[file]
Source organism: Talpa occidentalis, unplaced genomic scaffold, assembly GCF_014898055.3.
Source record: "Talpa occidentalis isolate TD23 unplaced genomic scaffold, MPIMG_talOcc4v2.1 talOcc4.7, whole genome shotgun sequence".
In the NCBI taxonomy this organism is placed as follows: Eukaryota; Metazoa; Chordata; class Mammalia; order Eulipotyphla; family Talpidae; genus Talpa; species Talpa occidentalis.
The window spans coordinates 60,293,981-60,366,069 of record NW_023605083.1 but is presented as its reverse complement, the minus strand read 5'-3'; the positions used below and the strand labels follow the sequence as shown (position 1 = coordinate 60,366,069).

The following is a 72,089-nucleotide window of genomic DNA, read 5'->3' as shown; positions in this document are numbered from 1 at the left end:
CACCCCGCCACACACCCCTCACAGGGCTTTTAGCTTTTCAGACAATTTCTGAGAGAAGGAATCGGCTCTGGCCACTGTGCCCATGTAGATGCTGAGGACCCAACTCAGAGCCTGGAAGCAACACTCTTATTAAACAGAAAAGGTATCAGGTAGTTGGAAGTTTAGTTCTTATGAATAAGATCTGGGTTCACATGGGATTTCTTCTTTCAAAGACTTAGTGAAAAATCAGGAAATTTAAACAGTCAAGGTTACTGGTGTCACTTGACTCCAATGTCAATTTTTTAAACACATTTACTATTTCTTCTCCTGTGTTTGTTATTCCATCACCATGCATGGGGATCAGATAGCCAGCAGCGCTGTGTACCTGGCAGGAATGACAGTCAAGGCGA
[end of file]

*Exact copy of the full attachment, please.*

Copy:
Source organism: Talpa occidentalis, unplaced genomic scaffold, assembly GCF_014898055.3.
Source record: "Talpa occidentalis isolate TD23 unplaced genomic scaffold, MPIMG_talOcc4v2.1 talOcc4.7, whole genome shotgun sequence".
In the NCBI taxonomy this organism is placed as follows: Eukaryota; Metazoa; Chordata; class Mammalia; order Eulipotyphla; family Talpidae; genus Talpa; species Talpa occidentalis.
The window spans coordinates 60,293,981-60,366,069 of record NW_023605083.1 but is presented as its reverse complement, the minus strand read 5'-3'; the positions used below and the strand labels follow the sequence as shown (position 1 = coordinate 60,366,069).

The following is a 72,089-nucleotide window of genomic DNA, read 5'->3' as shown; positions in this document are numbered from 1 at the left end:
CACCCCGCCACACACCCCTCACAGGGCTTTTAGCTTTTCAGACAATTTCTGAGAGAAGGAATCGGCTCTGGCCACTGTGCCCATGTAGATGCTGAGGACCCAACTCAGAGCCTGGAAGCAACACTCTTATTAAACAGAAAAGGTATCAGGTAGTTGGAAGTTTAGTTCTTATGAATAAGATCTGGGTTCACATGGGATTTCTTCTTTCAAAGACTTAGTGAAAAATCAGGAAATTTAAACAGTCAAGGTTACTGGTGTCACTTGACTCCAATGTCAATTTTTTAAACACATTTACTATTTCTTCTCCTGTGTTTGTTATTCCATCACCATGCATGGGGATCAGATAGCCAGCAGCGCTGTGTACCTGGCAGGAATGACAGTCAAGGCGA